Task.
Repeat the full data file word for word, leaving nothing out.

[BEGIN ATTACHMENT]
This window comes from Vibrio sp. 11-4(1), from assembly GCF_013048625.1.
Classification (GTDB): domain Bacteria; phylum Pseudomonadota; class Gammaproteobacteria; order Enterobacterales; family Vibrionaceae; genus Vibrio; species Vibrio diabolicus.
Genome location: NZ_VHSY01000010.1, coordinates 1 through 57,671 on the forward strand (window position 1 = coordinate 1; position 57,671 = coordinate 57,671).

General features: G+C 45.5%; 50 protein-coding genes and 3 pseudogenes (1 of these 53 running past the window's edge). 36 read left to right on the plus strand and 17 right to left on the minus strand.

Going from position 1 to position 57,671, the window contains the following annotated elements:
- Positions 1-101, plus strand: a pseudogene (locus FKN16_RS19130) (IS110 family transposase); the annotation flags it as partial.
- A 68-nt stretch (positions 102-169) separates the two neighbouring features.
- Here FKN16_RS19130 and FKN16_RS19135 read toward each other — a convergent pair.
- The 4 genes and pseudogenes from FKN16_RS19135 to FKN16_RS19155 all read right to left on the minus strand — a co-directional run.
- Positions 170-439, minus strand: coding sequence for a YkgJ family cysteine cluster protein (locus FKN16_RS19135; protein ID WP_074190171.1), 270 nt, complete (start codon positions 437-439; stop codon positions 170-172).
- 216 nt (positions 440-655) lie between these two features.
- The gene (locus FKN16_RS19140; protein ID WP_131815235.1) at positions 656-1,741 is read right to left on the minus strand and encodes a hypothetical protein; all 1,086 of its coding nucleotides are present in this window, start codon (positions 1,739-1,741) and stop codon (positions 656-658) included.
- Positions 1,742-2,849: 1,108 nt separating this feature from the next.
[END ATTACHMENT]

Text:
This window comes from Vibrio sp. 11-4(1), from assembly GCF_013048625.1.
Classification (GTDB): domain Bacteria; phylum Pseudomonadota; class Gammaproteobacteria; order Enterobacterales; family Vibrionaceae; genus Vibrio; species Vibrio diabolicus.
Genome location: NZ_VHSY01000010.1, coordinates 1 through 57,671 on the forward strand (window position 1 = coordinate 1; position 57,671 = coordinate 57,671).

General features: G+C 45.5%; 50 protein-coding genes and 3 pseudogenes (1 of these 53 running past the window's edge). 36 read left to right on the plus strand and 17 right to left on the minus strand.

Going from position 1 to position 57,671, the window contains the following annotated elements:
- Positions 1-101, plus strand: a pseudogene (locus FKN16_RS19130) (IS110 family transposase); the annotation flags it as partial.
- A 68-nt stretch (positions 102-169) separates the two neighbouring features.
- Here FKN16_RS19130 and FKN16_RS19135 read toward each other — a convergent pair.
- The 4 genes and pseudogenes from FKN16_RS19135 to FKN16_RS19155 all read right to left on the minus strand — a co-directional run.
- Positions 170-439, minus strand: coding sequence for a YkgJ family cysteine cluster protein (locus FKN16_RS19135; protein ID WP_074190171.1), 270 nt, complete (start codon positions 437-439; stop codon positions 170-172).
- 216 nt (positions 440-655) lie between these two features.
- The gene (locus FKN16_RS19140; protein ID WP_131815235.1) at positions 656-1,741 is read right to left on the minus strand and encodes a hypothetical protein; all 1,086 of its coding nucleotides are present in this window, start codon (positions 1,739-1,741) and stop codon (positions 656-658) included.
- Positions 1,742-2,849: 1,108 nt separating this feature from the next.